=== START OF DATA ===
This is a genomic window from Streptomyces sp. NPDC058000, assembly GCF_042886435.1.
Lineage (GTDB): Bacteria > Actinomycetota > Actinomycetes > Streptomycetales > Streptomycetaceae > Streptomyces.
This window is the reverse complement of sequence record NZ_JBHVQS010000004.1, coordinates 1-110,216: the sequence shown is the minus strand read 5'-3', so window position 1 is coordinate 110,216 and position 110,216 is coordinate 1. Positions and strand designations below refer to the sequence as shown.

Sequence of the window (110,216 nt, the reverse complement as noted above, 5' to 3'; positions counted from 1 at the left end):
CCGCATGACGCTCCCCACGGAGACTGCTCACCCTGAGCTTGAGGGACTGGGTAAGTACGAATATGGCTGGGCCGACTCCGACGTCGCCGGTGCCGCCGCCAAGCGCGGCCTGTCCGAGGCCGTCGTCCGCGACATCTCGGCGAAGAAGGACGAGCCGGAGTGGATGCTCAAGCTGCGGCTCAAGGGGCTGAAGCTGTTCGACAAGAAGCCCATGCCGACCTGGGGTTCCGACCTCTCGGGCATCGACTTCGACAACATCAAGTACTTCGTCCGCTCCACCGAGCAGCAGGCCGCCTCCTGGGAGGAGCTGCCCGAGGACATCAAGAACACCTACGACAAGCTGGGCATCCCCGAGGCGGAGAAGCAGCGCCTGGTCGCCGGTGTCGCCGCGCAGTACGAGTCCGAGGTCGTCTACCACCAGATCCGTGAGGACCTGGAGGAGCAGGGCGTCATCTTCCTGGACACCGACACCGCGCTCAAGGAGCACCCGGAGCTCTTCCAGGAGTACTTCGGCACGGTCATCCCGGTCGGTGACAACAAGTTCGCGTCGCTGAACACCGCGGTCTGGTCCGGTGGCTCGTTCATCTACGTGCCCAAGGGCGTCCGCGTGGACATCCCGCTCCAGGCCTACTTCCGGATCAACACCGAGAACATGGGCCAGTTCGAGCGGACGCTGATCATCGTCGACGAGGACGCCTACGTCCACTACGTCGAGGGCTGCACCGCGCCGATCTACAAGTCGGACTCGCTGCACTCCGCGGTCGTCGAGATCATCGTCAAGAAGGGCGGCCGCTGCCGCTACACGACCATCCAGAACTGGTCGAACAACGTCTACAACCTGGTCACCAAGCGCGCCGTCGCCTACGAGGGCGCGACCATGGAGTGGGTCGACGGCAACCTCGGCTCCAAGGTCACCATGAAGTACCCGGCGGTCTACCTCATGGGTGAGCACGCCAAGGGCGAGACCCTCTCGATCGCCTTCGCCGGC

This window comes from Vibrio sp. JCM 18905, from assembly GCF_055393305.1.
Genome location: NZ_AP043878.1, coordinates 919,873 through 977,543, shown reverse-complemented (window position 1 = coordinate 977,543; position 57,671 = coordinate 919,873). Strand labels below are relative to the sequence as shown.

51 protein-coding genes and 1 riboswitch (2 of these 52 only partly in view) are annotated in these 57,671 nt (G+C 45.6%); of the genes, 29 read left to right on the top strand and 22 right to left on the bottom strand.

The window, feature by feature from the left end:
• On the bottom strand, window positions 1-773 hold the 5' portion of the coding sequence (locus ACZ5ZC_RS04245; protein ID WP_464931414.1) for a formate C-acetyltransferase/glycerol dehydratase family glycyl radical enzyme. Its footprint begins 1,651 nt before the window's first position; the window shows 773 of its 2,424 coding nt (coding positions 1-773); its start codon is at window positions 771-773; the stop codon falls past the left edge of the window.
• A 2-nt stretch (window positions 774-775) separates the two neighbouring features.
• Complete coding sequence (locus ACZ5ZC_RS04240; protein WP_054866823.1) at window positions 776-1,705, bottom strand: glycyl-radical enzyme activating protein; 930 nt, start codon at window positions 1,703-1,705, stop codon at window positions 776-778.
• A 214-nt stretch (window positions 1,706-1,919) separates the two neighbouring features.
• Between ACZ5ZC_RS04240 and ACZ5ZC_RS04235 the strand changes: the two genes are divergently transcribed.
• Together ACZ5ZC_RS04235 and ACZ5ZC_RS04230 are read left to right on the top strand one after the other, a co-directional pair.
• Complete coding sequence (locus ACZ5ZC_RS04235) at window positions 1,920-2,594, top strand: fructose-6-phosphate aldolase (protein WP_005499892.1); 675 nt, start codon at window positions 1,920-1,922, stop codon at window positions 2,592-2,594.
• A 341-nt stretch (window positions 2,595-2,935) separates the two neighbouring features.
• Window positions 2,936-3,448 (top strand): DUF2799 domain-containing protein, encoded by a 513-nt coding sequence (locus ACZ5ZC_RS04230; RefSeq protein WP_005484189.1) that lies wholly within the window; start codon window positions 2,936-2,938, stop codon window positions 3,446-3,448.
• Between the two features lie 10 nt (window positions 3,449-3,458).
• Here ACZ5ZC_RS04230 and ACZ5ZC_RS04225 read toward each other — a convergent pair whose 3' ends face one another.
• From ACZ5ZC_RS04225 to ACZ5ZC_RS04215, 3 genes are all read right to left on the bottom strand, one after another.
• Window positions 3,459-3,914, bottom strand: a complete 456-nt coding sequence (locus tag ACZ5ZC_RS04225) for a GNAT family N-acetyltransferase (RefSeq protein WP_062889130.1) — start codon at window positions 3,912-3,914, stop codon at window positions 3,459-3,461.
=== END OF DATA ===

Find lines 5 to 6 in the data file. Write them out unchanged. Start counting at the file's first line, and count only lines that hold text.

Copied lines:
CCGCATGACGCTCCCCACGGAGACTGCTCACCCTGAGCTTGAGGGACTGGGTAAGTACGAATATGGCTGGGCCGACTCCGACGTCGCCGGTGCCGCCGCCAAGCGCGGCCTGTCCGAGGCCGTCGTCCGCGACATCTCGGCGAAGAAGGACGAGCCGGAGTGGATGCTCAAGCTGCGGCTCAAGGGGCTGAAGCTGTTCGACAAGAAGCCCATGCCGACCTGGGGTTCCGACCTCTCGGGCATCGACTTCGACAACATCAAGTACTTCGTCCGCTCCACCGAGCAGCAGGCCGCCTCCTGGGAGGAGCTGCCCGAGGACATCAAGAACACCTACGACAAGCTGGGCATCCCCGAGGCGGAGAAGCAGCGCCTGGTCGCCGGTGTCGCCGCGCAGTACGAGTCCGAGGTCGTCTACCACCAGATCCGTGAGGACCTGGAGGAGCAGGGCGTCATCTTCCTGGACACCGACACCGCGCTCAAGGAGCACCCGGAGCTCTTCCAGGAGTACTTCGGCACGGTCATCCCGGTCGGTGACAACAAGTTCGCGTCGCTGAACACCGCGGTCTGGTCCGGTGGCTCGTTCATCTACGTGCCCAAGGGCGTCCGCGTGGACATCCCGCTCCAGGCCTACTTCCGGATCAACACCGAGAACATGGGCCAGTTCGAGCGGACGCTGATCATCGTCGACGAGGACGCCTACGTCCACTACGTCGAGGGCTGCACCGCGCCGATCTACAAGTCGGACTCGCTGCACTCCGCGGTCGTCGAGATCATCGTCAAGAAGGGCGGCCGCTGCCGCTACACGACCATCCAGAACTGGTCGAACAACGTCTACAACCTGGTCACCAAGCGCGCCGTCGCCTACGAGGGCGCGACCATGGAGTGGGTCGACGGCAACCTCGGCTCCAAGGTCACCATGAAGTACCCGGCGGTCTACCTCATGGGTGAGCACGCCAAGGGCGAGACCCTCTCGATCGCCTTCGCCGGC

This window comes from Vibrio sp. JCM 18905, from assembly GCF_055393305.1.